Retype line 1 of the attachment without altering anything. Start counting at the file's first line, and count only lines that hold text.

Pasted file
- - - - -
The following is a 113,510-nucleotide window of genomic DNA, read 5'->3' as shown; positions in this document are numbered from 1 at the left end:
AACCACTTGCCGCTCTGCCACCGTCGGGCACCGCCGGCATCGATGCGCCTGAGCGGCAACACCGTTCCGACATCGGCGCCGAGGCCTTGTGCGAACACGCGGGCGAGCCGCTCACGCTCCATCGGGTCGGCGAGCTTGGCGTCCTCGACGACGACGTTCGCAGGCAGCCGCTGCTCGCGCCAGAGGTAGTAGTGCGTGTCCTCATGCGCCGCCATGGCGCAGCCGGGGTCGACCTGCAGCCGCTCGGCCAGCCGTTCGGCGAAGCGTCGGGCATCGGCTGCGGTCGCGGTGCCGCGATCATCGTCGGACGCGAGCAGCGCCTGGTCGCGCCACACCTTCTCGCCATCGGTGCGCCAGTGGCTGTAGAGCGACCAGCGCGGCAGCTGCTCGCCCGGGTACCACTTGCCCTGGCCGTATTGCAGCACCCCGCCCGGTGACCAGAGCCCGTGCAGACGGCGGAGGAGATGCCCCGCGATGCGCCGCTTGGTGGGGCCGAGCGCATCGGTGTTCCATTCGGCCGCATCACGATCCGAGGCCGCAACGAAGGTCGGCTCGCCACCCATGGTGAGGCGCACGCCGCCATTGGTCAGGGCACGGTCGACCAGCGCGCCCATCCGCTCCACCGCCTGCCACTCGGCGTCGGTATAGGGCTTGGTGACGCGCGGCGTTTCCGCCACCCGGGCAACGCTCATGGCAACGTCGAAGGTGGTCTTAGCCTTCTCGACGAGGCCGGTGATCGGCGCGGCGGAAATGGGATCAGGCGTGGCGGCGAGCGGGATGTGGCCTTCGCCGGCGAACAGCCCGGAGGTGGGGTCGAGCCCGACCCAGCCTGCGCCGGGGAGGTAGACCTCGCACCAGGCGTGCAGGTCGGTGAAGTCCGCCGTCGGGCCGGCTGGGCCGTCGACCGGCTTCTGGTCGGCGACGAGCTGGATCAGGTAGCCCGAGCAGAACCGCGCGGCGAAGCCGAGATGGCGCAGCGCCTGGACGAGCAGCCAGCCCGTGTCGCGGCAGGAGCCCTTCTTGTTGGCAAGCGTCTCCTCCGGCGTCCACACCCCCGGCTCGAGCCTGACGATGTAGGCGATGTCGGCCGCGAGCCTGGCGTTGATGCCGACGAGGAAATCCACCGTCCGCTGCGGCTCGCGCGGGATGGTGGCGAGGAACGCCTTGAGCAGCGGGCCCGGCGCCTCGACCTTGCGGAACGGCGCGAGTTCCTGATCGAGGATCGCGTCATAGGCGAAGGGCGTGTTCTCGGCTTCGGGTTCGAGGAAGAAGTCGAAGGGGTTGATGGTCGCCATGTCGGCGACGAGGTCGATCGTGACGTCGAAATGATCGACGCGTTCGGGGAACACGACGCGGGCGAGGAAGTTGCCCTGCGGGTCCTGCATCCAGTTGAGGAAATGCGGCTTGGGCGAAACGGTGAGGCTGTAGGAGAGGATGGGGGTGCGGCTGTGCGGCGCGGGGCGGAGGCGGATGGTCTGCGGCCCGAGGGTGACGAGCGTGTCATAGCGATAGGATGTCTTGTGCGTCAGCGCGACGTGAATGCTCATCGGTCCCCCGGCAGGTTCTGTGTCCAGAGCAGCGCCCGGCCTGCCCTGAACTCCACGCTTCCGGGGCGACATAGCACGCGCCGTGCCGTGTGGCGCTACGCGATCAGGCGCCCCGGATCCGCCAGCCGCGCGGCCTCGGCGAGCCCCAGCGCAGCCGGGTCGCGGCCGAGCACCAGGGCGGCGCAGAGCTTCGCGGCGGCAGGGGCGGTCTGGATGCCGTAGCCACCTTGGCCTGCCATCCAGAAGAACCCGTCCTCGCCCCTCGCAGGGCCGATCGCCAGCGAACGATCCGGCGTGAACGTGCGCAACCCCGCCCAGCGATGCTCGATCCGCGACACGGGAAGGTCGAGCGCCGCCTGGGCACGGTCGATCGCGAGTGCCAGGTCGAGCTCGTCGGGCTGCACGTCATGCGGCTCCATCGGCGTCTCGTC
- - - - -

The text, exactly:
The following is a 113,510-nucleotide window of genomic DNA, read 5'->3' as shown; positions in this document are numbered from 1 at the left end: